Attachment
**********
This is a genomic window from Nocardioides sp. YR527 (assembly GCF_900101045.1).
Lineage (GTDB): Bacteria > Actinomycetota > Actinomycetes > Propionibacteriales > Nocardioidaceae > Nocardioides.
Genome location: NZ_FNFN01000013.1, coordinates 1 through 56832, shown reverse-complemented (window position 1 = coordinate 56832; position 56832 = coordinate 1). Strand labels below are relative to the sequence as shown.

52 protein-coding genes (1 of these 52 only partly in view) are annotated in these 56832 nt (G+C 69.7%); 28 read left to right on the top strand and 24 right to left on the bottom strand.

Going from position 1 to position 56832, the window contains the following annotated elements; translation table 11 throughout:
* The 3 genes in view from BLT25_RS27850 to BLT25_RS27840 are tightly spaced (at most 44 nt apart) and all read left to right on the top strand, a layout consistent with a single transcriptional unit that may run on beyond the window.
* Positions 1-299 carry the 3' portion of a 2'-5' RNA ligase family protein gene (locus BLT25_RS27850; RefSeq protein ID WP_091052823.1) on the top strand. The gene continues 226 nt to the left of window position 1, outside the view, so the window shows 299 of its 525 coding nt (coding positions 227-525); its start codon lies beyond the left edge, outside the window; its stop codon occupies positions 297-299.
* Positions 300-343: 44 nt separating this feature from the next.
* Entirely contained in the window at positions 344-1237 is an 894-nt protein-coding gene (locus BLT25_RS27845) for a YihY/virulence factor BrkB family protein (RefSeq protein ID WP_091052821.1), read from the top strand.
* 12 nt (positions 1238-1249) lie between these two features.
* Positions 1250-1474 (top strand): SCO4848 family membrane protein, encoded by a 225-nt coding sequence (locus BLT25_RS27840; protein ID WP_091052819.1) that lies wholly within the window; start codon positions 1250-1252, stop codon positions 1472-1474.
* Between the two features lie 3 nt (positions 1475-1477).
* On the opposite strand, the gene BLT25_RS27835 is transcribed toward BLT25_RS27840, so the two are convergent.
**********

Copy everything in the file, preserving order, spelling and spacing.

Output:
This is a genomic window from Nocardioides sp. YR527 (assembly GCF_900101045.1).
Lineage (GTDB): Bacteria > Actinomycetota > Actinomycetes > Propionibacteriales > Nocardioidaceae > Nocardioides.
Genome location: NZ_FNFN01000013.1, coordinates 1 through 56832, shown reverse-complemented (window position 1 = coordinate 56832; position 56832 = coordinate 1). Strand labels below are relative to the sequence as shown.

52 protein-coding genes (1 of these 52 only partly in view) are annotated in these 56832 nt (G+C 69.7%); 28 read left to right on the top strand and 24 right to left on the bottom strand.

Going from position 1 to position 56832, the window contains the following annotated elements; translation table 11 throughout:
* The 3 genes in view from BLT25_RS27850 to BLT25_RS27840 are tightly spaced (at most 44 nt apart) and all read left to right on the top strand, a layout consistent with a single transcriptional unit that may run on beyond the window.
* Positions 1-299 carry the 3' portion of a 2'-5' RNA ligase family protein gene (locus BLT25_RS27850; RefSeq protein ID WP_091052823.1) on the top strand. The gene continues 226 nt to the left of window position 1, outside the view, so the window shows 299 of its 525 coding nt (coding positions 227-525); its start codon lies beyond the left edge, outside the window; its stop codon occupies positions 297-299.
* Positions 300-343: 44 nt separating this feature from the next.
* Entirely contained in the window at positions 344-1237 is an 894-nt protein-coding gene (locus BLT25_RS27845) for a YihY/virulence factor BrkB family protein (RefSeq protein ID WP_091052821.1), read from the top strand.
* 12 nt (positions 1238-1249) lie between these two features.
* Positions 1250-1474 (top strand): SCO4848 family membrane protein, encoded by a 225-nt coding sequence (locus BLT25_RS27840; protein ID WP_091052819.1) that lies wholly within the window; start codon positions 1250-1252, stop codon positions 1472-1474.
* Between the two features lie 3 nt (positions 1475-1477).
* On the opposite strand, the gene BLT25_RS27835 is transcribed toward BLT25_RS27840, so the two are convergent.